The tobacco barn at the Exchange (CH-357) is believed to have been built about 1780 and employs traditional building features of the era, including vertical riven roof sheathing and tilted false plates. The sheds are later additions. Image source: National Park Service, Historic American Buildings Survey. 

Nestled in the southwestern corner of Southern Maryland, Charles County remained rural and remote for much of its history. First inhabited by various indigenous groups, English settlers arrived in the early seventeenth century. Many were Catholics seeking religious freedom, while others were of various Protestant faiths. Jesuit priests established a commanding mission at St. Thomas Manor in 1741 and continued to be major landowners. 

Erected in 1741, St. Thomas Manor (CH-6) stands on a high bluff at the confluence of the Port Tobacco and Potomac Rivers. It remains one of the County’s most sophisticated examples of 18th century Georgian architecture. Drawn by J. Richard Rivoire. 

By the eighteenth century, the wealthiest settlers had established a level of stability that allowed for the construction of substantial brick and frame dwellings in a distinct regional vernacular style, while the majority of residents, both black and white, lived in rudimentary log and frame houses. In the early nineteenth century, a distinct planter class had evolved, fueled by tobacco profits and enslaved labor. The Civil War brought a period of economic and social instability, but the arrival of the Popes Creek Branch of the Baltimore and Potomac Railroad and establishment of the Naval Proving Ground in Indian Head at the end of the century brought a new wave of prosperity and led to the development of distinct town centers, including the future county seat of La Plata.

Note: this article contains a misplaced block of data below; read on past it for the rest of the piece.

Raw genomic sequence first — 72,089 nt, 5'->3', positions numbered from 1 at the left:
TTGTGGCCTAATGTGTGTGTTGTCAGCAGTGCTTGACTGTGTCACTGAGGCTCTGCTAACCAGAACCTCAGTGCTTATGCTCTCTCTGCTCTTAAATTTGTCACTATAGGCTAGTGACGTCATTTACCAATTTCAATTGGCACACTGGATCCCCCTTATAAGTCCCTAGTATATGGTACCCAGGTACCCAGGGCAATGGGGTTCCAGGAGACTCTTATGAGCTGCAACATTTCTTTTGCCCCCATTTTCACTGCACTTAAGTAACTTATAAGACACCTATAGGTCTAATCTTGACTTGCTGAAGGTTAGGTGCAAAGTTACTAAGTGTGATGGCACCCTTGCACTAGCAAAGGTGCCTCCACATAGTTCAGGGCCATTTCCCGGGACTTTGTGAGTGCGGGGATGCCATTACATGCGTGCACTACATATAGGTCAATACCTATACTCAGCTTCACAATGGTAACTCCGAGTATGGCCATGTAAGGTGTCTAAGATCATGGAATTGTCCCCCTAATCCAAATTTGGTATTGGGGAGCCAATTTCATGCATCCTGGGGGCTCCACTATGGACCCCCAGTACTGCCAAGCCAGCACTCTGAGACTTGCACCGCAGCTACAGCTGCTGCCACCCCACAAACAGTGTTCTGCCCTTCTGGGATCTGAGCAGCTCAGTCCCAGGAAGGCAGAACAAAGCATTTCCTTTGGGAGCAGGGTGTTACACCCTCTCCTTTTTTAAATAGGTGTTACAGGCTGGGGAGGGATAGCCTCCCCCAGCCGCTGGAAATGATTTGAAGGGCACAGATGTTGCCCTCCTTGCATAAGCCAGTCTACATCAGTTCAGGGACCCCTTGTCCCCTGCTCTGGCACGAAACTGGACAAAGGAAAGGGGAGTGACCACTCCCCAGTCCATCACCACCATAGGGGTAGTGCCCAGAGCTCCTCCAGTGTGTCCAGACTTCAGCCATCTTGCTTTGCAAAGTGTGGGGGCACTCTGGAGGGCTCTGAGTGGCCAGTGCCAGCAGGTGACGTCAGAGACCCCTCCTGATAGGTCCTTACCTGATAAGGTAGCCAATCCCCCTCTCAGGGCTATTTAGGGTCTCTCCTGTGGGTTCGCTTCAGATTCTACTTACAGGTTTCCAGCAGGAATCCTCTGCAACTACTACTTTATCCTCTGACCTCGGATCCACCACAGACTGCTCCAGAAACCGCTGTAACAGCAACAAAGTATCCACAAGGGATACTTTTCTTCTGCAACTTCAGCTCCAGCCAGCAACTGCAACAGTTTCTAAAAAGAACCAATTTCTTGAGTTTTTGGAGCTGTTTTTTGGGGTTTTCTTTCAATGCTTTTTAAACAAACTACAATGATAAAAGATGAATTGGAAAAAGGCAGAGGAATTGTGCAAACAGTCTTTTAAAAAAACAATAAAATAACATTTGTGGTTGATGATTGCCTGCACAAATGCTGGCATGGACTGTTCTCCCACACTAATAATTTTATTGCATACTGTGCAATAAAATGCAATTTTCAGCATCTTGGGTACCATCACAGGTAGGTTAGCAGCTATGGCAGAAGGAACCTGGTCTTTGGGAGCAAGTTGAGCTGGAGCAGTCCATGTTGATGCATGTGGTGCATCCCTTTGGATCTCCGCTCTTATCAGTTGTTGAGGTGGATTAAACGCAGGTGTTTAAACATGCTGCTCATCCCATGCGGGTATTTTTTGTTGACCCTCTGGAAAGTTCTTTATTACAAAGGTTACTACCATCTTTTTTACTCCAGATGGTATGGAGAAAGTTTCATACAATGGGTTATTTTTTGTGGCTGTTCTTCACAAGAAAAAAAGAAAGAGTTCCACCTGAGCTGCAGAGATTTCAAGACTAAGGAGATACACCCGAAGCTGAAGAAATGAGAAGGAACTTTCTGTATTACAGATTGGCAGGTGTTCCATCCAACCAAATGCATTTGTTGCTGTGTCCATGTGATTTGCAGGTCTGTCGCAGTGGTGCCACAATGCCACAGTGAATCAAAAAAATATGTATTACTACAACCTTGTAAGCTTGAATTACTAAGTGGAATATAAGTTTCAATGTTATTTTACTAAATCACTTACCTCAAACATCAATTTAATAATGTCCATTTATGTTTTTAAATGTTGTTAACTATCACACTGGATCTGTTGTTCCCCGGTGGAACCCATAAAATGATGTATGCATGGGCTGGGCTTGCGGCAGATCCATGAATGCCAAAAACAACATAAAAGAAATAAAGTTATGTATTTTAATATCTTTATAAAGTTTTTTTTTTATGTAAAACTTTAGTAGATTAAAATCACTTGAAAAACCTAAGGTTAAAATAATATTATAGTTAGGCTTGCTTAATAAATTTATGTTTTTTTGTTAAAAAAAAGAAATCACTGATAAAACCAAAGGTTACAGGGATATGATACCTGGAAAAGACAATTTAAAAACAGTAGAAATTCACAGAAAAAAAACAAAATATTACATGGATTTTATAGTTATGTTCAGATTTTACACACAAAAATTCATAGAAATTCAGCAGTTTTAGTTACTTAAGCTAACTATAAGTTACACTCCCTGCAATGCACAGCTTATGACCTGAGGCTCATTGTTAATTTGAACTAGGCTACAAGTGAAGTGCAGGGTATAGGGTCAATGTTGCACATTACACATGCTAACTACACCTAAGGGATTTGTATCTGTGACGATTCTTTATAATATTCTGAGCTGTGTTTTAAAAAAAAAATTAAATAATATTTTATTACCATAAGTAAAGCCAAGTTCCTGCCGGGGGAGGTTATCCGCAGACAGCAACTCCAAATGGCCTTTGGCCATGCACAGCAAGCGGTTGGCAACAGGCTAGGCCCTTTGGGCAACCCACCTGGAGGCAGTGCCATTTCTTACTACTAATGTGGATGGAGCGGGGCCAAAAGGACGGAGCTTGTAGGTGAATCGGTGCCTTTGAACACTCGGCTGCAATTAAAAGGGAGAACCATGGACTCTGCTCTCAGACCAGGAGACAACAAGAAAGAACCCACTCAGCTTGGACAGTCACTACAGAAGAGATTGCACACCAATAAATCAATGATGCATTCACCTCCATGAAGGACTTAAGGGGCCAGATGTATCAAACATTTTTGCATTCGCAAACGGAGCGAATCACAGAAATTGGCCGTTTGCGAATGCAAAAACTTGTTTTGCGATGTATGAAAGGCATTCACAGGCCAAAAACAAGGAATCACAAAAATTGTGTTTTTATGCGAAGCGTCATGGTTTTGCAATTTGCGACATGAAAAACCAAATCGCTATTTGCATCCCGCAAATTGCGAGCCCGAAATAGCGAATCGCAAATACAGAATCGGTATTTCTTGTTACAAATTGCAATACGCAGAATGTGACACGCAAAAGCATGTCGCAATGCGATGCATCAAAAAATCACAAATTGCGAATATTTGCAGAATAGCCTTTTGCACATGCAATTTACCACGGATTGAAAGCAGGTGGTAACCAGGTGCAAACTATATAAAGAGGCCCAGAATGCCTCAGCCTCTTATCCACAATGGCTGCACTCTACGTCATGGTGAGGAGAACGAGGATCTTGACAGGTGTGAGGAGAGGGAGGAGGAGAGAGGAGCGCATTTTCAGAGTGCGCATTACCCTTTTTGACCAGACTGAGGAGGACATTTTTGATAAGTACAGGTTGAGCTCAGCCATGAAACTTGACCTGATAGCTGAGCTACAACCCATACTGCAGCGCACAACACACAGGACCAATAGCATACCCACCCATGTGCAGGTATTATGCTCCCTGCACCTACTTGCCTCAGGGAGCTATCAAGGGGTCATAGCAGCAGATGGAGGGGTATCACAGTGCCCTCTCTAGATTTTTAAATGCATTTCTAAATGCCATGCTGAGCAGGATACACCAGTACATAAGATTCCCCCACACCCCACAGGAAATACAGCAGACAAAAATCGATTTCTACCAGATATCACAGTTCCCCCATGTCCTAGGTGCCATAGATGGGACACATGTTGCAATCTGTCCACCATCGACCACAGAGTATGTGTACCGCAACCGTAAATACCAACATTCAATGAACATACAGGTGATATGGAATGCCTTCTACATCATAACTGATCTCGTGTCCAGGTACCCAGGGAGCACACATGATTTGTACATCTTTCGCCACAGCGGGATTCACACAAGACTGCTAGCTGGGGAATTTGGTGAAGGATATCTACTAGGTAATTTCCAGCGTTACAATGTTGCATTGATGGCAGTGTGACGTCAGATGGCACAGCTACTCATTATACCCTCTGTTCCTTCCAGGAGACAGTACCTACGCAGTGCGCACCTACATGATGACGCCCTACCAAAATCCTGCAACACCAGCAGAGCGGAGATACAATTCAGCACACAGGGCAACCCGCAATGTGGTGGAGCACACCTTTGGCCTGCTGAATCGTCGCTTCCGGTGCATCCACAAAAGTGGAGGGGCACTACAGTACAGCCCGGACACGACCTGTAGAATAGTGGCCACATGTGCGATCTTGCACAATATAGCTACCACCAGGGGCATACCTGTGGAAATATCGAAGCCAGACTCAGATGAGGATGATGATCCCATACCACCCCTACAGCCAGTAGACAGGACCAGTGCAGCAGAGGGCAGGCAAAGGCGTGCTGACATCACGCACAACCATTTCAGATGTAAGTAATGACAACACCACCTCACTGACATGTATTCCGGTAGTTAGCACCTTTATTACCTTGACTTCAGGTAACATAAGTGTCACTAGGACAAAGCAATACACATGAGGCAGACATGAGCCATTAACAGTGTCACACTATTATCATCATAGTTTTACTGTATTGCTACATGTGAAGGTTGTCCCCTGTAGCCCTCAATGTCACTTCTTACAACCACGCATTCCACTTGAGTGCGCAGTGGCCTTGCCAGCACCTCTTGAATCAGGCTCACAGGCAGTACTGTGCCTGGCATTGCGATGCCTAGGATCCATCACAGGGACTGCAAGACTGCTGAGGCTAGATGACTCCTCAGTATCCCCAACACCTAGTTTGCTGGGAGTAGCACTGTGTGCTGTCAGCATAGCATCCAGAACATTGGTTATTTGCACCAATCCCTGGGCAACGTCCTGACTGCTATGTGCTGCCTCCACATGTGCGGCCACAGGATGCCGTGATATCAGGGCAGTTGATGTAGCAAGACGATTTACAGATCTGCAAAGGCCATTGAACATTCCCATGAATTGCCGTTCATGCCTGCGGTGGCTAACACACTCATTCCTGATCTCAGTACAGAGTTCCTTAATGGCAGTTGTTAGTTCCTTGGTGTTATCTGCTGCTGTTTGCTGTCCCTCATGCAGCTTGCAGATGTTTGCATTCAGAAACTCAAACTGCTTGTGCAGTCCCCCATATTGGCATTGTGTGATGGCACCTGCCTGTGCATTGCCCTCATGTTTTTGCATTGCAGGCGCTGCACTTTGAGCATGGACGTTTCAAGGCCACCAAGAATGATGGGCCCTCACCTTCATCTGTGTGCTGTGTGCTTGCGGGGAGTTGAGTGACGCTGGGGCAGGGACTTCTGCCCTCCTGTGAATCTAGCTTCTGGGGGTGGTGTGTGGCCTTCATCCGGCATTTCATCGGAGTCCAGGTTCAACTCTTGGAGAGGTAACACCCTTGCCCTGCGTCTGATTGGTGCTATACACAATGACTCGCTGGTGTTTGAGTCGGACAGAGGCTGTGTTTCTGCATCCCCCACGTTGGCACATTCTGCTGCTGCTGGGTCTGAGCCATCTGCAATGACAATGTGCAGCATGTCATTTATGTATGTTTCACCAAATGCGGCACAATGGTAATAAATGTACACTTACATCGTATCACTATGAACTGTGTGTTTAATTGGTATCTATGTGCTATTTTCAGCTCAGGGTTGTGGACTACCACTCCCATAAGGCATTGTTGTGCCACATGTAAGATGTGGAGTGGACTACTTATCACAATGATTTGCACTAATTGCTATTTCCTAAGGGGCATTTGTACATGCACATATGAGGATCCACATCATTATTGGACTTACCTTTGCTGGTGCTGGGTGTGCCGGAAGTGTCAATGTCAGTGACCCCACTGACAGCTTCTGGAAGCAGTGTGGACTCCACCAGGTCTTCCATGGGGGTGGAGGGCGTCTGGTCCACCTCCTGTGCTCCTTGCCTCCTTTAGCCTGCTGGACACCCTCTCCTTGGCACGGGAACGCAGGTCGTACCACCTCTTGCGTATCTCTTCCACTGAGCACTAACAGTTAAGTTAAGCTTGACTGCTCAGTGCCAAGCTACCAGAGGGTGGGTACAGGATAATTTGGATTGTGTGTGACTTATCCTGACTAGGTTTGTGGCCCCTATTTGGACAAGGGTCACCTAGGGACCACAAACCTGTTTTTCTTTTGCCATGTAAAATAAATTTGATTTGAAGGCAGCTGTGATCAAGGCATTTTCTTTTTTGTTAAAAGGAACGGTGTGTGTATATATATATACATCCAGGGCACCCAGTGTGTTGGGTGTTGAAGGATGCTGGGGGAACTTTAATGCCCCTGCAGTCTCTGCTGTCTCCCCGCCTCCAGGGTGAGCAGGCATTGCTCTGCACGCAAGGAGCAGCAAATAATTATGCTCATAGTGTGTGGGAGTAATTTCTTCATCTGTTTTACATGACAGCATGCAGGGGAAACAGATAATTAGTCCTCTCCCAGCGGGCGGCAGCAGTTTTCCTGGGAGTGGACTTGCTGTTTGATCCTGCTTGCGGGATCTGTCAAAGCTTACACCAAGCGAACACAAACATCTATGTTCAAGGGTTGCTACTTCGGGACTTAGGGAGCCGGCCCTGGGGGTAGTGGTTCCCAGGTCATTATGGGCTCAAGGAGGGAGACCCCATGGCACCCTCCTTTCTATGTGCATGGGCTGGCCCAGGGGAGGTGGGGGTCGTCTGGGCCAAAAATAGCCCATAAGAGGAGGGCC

Constructed in 1873, the LaPlata Train Station is the last remaining station in Charles County. Image source: Historic Site Files, Charles County Government. 

Many residents continued farming tobacco as well as crops such as wheat and corn, while others exploited the riches of the region’s abundant waterways through fishing, oystering, crabbing, and even trapping fur that was sent to Baltimore’s lucrative garment market. Construction of Crain Highway in the 1920s provided a convenient link to Baltimore and Washington, DC, but proved to be the downfall of the local steamship lines that had serviced the county rivers for nearly a century. The highway brought new residents and tourists to waterside communities such as Cobb Island and carried agricultural products to urban centers.  Passage of legalized gambling in 1949 brought a postwar wave of tourists who came to frequent the flashy casinos and hotels with neon signs that appeared along Crain Highway, earning the strip the moniker “Little Las Vegas.”  Gambling was outlawed less than twenty years later, but the county continued to grow as a bedroom community of Washington, DC, with new suburban communities constructed on former tobacco fields. By the end of the twentieth century, the previously rural county had become inextricably drawn into the Washington metropolitan area.

The Village of St. Charles was a suburban planned community outside of Waldorf. The 1969 Master Plan called for a series of five villages that provided housing and services for families of a variety of income levels. Image source: Historic Site Files, Charles County Government. 

Departing from the narrower focus of earlier survey work, In The Midst of These Plains includes chapters on Tobacco and Charles County’s Working Landscape (Chapter 4), Domestic and Agricultural Outbuildings (Chapter 5), and the Industrial Landscape (Chapter 9) as well as chapters on sacred, civic and commercial buildings. Together they broaden our understanding of the true breadth and diversity of the Charles County built environment and cultural landscapes.   

The Mulco spoon factory opened in Pomonkey in 1945. It produced coffee stirrers, Popsicle sticks, ice cream spoons, tongue depressors and plant markers. It employed 50 to 70 employees including many women. Image source: Historic Site Files, Charles County Government. 

The book, which was written by Cathy H. Thompson and Nicole A. Dielhmann, can be purchased from the Historical Society of Charles County or from MHT press at https://mht.maryland.gov/home_mhtpress.shtml.